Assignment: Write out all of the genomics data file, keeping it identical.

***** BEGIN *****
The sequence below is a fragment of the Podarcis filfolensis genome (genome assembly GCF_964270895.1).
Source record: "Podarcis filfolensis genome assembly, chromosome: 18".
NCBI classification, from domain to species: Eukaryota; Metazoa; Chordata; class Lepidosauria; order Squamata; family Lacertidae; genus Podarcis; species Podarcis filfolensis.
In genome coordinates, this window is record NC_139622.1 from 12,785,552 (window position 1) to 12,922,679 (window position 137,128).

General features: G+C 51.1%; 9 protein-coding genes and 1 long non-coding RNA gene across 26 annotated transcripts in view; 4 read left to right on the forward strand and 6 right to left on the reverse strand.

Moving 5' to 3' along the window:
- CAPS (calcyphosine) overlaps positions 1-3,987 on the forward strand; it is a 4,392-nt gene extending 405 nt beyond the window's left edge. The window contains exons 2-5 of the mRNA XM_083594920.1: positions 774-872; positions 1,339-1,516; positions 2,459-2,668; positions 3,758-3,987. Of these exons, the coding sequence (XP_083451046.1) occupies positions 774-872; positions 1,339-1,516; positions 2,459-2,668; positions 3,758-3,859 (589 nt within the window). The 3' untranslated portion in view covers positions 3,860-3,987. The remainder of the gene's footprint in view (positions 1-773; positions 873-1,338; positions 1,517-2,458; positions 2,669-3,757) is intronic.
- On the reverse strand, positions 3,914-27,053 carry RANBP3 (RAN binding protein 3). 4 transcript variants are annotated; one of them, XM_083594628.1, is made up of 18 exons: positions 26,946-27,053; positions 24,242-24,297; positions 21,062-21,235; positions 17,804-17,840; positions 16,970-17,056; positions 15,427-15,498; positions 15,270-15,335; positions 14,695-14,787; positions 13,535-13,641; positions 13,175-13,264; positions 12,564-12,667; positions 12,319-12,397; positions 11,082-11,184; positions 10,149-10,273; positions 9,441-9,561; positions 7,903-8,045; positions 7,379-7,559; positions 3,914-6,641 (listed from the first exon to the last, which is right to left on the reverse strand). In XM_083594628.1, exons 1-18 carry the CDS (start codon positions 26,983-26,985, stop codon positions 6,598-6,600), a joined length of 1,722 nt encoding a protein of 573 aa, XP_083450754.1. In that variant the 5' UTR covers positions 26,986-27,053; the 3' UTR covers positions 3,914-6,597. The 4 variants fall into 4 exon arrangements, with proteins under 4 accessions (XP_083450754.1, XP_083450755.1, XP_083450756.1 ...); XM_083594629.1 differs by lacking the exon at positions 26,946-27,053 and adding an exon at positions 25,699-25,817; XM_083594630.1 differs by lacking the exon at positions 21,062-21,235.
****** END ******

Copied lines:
The sequence below is a fragment of the Podarcis filfolensis genome (genome assembly GCF_964270895.1).
Source record: "Podarcis filfolensis genome assembly, chromosome: 18".
NCBI classification, from domain to species: Eukaryota; Metazoa; Chordata; class Lepidosauria; order Squamata; family Lacertidae; genus Podarcis; species Podarcis filfolensis.
In genome coordinates, this window is record NC_139622.1 from 12,785,552 (window position 1) to 12,922,679 (window position 137,128).

General features: G+C 51.1%; 9 protein-coding genes and 1 long non-coding RNA gene across 26 annotated transcripts in view; 4 read left to right on the forward strand and 6 right to left on the reverse strand.

Moving 5' to 3' along the window:
- CAPS (calcyphosine) overlaps positions 1-3,987 on the forward strand; it is a 4,392-nt gene extending 405 nt beyond the window's left edge. The window contains exons 2-5 of the mRNA XM_083594920.1: positions 774-872; positions 1,339-1,516; positions 2,459-2,668; positions 3,758-3,987. Of these exons, the coding sequence (XP_083451046.1) occupies positions 774-872; positions 1,339-1,516; positions 2,459-2,668; positions 3,758-3,859 (589 nt within the window). The 3' untranslated portion in view covers positions 3,860-3,987. The remainder of the gene's footprint in view (positions 1-773; positions 873-1,338; positions 1,517-2,458; positions 2,669-3,757) is intronic.
- On the reverse strand, positions 3,914-27,053 carry RANBP3 (RAN binding protein 3). 4 transcript variants are annotated; one of them, XM_083594628.1, is made up of 18 exons: positions 26,946-27,053; positions 24,242-24,297; positions 21,062-21,235; positions 17,804-17,840; positions 16,970-17,056; positions 15,427-15,498; positions 15,270-15,335; positions 14,695-14,787; positions 13,535-13,641; positions 13,175-13,264; positions 12,564-12,667; positions 12,319-12,397; positions 11,082-11,184; positions 10,149-10,273; positions 9,441-9,561; positions 7,903-8,045; positions 7,379-7,559; positions 3,914-6,641 (listed from the first exon to the last, which is right to left on the reverse strand). In XM_083594628.1, exons 1-18 carry the CDS (start codon positions 26,983-26,985, stop codon positions 6,598-6,600), a joined length of 1,722 nt encoding a protein of 573 aa, XP_083450754.1. In that variant the 5' UTR covers positions 26,986-27,053; the 3' UTR covers positions 3,914-6,597. The 4 variants fall into 4 exon arrangements, with proteins under 4 accessions (XP_083450754.1, XP_083450755.1, XP_083450756.1 ...); XM_083594629.1 differs by lacking the exon at positions 26,946-27,053 and adding an exon at positions 25,699-25,817; XM_083594630.1 differs by lacking the exon at positions 21,062-21,235.